Breast cancer is a common cancer among American women. The diagnosis, treatment, and the challenges of survivorship all have potential to increase women's levels of distress to levels that might influence their adaptation and possibly the course of their disease. Psychological distress can influence tumor progression via many different pathways (e.g., genetic changes, immune surveillance, pro-angiogenic processes). Psychological intervention has been shown to facilitate psychological adaptation to breast cancer. But can psychological intervention influence cancer relevant biological outcomes among breast cancer survivors? We review the literature on how psychological intervention can influence cancer relevant biological outcomes among breast cancer patients. We limited the present review to randomized controlled trials reported in the past 6 years that tested the effects of psychological intervention on biological dependent variables among patients with non-metastatic breast cancer. There are data to suggest that psychological intervention can influence neuroendocrine (e.g., cortisol) and immune function indicators, especially lymphocyte proliferation and TH1 cytokine production. Future psychological intervention studies should also focus on more newly discovered stress-tumor pathways (e.g., neuroendocrine processes promoting tumor growth and metastasis) and follow larger cohorts of the more vulnerable patients over longer periods to evaluate the biobehavioral mechanisms and lasting effects of these interventions on health and quality of life.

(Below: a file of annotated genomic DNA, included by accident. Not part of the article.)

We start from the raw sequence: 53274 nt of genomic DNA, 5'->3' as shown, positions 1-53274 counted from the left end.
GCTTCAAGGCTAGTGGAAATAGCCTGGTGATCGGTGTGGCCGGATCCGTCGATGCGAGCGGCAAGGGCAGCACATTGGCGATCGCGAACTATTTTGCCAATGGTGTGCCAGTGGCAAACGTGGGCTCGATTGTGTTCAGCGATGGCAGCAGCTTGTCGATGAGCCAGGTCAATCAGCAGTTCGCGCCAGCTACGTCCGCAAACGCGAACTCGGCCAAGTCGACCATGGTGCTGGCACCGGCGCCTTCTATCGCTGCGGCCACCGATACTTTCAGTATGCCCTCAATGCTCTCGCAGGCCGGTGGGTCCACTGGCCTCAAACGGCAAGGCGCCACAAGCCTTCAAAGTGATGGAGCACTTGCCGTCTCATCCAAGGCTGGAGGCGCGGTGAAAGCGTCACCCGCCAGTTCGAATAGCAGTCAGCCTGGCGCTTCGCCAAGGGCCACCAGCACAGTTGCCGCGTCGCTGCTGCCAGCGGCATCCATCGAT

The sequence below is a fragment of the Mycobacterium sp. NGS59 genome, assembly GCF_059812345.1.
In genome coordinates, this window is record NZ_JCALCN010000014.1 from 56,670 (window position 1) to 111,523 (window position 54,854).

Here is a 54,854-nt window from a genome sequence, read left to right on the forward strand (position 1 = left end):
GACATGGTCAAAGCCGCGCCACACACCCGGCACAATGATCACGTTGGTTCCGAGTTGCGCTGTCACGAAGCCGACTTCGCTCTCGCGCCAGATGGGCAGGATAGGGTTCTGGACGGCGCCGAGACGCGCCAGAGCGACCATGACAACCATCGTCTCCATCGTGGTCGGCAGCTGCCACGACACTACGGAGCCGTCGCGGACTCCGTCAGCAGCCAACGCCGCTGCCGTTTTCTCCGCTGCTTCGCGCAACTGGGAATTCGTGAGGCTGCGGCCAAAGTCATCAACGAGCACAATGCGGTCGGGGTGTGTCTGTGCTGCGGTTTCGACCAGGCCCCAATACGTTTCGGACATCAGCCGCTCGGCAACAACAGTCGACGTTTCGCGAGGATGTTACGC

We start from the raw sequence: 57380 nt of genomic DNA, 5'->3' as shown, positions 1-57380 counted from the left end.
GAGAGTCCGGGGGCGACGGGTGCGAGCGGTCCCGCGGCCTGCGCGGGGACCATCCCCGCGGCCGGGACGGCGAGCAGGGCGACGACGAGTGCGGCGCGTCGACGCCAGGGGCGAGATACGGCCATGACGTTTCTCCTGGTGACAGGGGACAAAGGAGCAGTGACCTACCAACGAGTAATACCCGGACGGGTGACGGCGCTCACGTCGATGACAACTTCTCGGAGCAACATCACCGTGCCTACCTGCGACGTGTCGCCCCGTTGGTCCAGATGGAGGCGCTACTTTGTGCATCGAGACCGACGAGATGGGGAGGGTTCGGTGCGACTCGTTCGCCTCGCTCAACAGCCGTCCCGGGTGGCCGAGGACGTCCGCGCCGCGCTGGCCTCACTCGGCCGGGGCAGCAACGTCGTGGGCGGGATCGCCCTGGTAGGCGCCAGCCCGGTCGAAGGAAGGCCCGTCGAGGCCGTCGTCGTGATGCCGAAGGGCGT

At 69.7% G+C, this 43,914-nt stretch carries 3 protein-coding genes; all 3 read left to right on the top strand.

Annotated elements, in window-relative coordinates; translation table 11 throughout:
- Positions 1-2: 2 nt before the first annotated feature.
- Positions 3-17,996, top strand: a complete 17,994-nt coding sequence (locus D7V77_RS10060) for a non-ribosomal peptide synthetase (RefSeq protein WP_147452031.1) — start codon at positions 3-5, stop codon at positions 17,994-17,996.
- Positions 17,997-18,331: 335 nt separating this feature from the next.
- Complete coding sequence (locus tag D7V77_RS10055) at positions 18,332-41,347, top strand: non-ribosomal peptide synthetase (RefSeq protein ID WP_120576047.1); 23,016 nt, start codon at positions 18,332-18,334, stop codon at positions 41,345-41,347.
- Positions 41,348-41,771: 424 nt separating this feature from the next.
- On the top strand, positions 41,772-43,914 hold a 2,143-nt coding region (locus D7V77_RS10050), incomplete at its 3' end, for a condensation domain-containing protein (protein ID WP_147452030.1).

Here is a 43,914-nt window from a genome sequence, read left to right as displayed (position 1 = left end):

- Breast cancer
- Health outcomes
- Psychosocial intervention
- Stress and psychological adaptation
ASJC Scopus subject areas
- Behavioral Neuroscience
- Endocrine and Autonomic Systems